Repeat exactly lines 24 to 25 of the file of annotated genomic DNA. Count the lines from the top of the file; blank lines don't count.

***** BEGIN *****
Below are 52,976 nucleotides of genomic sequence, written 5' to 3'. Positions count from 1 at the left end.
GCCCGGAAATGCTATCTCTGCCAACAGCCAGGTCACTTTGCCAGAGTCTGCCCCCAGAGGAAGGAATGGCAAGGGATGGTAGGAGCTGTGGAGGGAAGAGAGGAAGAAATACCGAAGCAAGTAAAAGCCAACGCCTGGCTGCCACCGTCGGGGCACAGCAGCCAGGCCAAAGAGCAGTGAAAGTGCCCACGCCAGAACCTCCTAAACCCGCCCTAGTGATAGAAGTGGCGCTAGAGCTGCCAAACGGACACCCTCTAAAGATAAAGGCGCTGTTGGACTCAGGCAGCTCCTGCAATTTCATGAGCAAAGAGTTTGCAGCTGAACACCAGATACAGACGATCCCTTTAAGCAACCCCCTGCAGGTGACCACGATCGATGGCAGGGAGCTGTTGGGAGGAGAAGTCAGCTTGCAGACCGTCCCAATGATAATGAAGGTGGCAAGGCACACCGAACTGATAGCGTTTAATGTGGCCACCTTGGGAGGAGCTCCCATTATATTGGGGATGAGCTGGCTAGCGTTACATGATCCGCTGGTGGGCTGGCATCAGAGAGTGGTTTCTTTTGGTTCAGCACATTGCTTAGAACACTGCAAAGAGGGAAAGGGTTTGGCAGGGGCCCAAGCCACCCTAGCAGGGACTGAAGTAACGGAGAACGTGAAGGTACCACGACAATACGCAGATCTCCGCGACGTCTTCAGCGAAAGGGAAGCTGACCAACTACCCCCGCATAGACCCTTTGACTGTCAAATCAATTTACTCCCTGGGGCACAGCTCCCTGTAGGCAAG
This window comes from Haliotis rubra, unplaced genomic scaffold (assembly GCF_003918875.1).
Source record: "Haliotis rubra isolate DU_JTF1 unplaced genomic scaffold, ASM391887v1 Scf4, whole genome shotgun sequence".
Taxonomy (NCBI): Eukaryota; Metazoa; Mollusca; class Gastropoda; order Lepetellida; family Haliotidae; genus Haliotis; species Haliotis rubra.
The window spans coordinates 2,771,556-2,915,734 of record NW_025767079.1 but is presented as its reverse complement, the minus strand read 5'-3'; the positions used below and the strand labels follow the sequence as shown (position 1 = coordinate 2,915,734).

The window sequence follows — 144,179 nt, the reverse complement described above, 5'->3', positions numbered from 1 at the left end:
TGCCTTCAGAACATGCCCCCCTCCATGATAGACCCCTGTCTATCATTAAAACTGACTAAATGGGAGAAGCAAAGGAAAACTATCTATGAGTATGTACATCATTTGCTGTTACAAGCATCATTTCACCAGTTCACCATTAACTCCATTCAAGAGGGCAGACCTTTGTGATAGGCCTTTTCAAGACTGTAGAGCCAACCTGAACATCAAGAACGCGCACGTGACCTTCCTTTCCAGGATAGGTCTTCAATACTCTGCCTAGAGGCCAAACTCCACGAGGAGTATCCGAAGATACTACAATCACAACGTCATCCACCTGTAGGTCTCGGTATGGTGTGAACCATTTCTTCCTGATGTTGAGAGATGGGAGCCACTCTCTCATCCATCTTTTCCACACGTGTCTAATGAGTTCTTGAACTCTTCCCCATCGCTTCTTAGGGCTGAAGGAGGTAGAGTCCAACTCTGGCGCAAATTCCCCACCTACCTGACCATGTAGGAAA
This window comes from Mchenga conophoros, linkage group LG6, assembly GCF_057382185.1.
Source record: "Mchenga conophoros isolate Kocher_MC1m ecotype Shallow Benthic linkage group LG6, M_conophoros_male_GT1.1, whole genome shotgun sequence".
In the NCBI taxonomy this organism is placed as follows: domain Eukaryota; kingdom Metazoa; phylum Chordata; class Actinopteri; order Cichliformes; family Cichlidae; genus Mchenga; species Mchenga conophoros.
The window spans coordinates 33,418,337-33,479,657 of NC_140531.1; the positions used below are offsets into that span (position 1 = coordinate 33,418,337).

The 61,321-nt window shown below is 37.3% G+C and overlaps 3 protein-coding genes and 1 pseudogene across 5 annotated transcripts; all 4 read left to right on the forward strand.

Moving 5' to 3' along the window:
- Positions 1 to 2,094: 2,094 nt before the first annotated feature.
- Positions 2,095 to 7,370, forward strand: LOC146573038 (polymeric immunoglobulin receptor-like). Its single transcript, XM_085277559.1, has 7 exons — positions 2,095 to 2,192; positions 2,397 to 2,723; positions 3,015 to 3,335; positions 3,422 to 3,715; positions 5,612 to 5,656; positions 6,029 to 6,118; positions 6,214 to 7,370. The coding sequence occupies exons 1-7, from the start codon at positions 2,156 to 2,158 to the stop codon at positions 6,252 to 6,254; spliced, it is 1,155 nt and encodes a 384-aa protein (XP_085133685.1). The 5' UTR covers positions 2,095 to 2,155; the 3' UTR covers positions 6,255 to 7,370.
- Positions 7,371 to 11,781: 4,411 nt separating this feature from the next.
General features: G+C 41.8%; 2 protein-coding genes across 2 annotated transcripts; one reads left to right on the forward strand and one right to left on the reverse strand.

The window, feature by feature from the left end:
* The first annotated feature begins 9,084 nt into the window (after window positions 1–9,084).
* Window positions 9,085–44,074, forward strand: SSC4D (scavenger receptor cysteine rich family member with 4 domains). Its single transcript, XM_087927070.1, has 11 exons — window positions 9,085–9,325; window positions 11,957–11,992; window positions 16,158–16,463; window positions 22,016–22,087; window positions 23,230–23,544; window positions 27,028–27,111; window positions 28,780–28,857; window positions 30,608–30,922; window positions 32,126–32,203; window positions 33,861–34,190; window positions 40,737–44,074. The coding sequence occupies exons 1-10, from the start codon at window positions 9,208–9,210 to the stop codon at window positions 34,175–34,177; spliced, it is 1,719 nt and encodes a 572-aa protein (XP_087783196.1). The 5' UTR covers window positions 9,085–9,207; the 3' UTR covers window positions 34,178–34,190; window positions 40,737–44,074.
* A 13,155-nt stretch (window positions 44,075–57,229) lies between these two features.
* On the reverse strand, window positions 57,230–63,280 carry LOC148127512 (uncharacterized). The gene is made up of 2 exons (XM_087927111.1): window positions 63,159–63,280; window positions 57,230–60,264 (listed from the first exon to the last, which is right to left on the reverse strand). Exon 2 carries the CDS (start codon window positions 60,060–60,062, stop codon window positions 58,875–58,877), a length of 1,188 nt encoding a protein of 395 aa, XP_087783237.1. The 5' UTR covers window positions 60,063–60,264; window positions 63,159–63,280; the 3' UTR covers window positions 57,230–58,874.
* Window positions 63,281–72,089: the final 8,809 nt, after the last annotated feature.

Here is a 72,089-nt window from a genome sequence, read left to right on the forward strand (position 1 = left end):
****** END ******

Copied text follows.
* Window positions 63,281–72,089: the final 8,809 nt, after the last annotated feature.

Here is a 72,089-nt window from a genome sequence, read left to right on the forward strand (position 1 = left end):